Following Tuesday’s decision by the City Council of Santa Clarita to acquire the libraries within its jurisdiction, staff is set to officially notify the County of Los Angeles of the move and execute its contract with Library Systems and Services, the Maryland-based company likely to manage the City libraries.
According to Deputy City Manager Darren Hernandez, the City can then begin working with the County Library to finalize the transition plan, whereupon the City will purchase facilities and collections.
Before voting at Tuesday’s meeting, City Council heard detailed presentations from all parties involved.
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Among the representatives were Hernandez, Los Angeles County Librarian Margaret Donnelan Todd and Robert Windrow, LSSI Vice President of Sales and Marketing.
All presenters used facts and figures to state their cases, sometimes projecting tables and charts on the large screen for all to see.
And while both Hernandez and Todd cited similar data for the City libraries’ past operating costs, total revenue and the its subsidizing of other County Libraries, their comments on what would become of the special library tax clashed.
In 1997, the Board of Supervisors of the County of Los Angeles drafted a resolution that would levy a special library tax of $22 per parcel on properties within an “Enhanced Service Area.” This area included several of the County’s incorporated cities, as well as all of its unincorporated area, excluding the unincorporated area located within the boundaries of the Altadena and Palos Verdes library districts.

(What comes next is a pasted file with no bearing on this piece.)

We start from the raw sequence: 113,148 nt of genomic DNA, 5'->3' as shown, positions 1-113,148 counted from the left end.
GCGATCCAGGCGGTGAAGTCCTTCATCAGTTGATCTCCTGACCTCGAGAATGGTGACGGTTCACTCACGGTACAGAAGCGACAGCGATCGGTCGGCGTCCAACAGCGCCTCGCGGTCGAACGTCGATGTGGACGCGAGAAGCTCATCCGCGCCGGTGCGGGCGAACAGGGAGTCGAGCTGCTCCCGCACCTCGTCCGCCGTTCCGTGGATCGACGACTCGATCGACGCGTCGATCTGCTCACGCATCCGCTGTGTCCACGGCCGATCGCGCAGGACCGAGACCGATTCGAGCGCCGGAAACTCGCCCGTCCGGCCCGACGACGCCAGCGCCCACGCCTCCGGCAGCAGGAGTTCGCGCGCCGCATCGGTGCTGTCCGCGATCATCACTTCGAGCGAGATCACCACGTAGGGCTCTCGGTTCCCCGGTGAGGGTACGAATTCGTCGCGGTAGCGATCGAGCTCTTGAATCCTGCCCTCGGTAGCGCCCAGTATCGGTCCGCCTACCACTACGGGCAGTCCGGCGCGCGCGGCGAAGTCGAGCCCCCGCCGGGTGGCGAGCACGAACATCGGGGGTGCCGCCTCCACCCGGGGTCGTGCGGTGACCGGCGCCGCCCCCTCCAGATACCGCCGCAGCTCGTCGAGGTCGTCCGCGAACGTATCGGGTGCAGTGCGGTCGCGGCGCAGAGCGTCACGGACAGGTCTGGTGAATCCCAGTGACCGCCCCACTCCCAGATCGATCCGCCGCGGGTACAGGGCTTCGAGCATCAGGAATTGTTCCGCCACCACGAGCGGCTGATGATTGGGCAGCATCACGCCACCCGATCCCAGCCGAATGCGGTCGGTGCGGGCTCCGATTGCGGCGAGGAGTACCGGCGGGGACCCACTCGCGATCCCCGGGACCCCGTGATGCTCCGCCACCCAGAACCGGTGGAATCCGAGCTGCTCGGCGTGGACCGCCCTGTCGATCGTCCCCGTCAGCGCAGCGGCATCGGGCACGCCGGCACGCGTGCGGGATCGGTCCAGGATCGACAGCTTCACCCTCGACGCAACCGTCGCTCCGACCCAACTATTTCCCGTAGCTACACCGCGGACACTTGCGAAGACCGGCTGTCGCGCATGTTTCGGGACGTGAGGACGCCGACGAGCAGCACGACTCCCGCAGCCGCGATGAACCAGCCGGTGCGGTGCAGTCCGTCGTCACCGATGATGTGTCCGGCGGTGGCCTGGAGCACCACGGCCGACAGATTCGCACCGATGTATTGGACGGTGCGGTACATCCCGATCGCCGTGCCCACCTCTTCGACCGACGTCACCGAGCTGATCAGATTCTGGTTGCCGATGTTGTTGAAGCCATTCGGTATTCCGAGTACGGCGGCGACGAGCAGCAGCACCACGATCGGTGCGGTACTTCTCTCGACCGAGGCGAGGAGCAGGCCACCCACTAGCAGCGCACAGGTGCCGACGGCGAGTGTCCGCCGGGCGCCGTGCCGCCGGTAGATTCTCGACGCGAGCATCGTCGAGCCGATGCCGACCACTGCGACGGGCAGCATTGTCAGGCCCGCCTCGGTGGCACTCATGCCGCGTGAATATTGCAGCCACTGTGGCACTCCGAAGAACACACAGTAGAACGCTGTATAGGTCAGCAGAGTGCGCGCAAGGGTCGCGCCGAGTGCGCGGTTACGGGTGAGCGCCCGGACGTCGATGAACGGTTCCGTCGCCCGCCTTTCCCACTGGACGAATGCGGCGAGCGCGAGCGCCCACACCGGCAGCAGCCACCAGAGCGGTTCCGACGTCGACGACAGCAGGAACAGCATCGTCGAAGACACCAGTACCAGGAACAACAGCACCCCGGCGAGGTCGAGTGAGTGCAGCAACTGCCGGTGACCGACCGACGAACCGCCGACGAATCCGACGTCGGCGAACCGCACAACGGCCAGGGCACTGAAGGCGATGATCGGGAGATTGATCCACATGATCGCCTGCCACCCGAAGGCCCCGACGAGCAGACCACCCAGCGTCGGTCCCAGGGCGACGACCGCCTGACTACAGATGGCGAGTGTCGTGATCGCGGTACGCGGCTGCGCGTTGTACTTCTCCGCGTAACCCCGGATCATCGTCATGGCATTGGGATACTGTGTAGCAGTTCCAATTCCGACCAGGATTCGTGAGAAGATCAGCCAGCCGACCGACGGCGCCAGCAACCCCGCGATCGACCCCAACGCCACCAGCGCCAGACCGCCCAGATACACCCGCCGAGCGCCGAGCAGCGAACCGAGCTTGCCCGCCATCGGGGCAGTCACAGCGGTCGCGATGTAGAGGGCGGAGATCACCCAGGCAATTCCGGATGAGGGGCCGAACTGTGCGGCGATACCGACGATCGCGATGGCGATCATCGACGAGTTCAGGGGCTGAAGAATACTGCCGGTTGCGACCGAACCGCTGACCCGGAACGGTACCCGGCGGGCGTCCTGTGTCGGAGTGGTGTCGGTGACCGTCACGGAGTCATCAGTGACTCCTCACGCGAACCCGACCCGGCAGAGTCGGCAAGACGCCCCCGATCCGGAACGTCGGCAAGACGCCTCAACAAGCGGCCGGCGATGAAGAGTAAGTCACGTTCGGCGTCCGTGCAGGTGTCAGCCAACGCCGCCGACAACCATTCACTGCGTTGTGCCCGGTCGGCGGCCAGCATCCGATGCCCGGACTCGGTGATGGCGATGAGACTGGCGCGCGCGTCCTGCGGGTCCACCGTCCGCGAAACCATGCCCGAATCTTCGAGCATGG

In June of 1997, voters from the City of Santa Clarita passed the resolution by approximately 71 percent.
Since its adoption, revenue from this tax has been coupled with residents’ standard library property tax and sent to the County Library.
As for the special library tax, however, money collected from it can only be used to fund libraries within the Enhanced Service Area, which includes the City.
With the City voting to pull from the County Library system, it will acquire the revenue from the library property tax paid by City residents. While there was speculation as to whether or not this money could be used for different City services, the Education Code maintains that it can only be distributed among Santa Clarita’s libraries.
However, whether Santa Clarita residents will continue to pay the 1997 library tax following Tuesday’s vote is up to City Council.
“City Council will decide if it wants to continue the tax,” said Hernandez. “The decision to levy any tax or fee or assessment is made by Council annually.”
At Tuesday’s meeting, the County Librarian stood if front of City Council and drew from the original resolution, stating that Santa Clarita would no longer be able to use the special library tax collected by the County.
“What (the resolution’s) language does is prevent the County of Los Angeles from continuing to collect this special tax from an area which it no longer serves. It prevents the County Board of Supervisors from doing so,” said Hernandez.
“It does not prevent a city from levying the tax.”
According to Hernandez, the City might not be able to contribute as much to the facilities if the special tax was not collected.
The library property tax could finance library operations, but the building and maintenance of the libraries would likely require the special tax, Hernandez said.
“It would likely be the recommendation of staff to Council to levy the tax that was approved by the voters for library purposes,” said Hernandez.
“But staff can never assume or presuppose what Council will do.”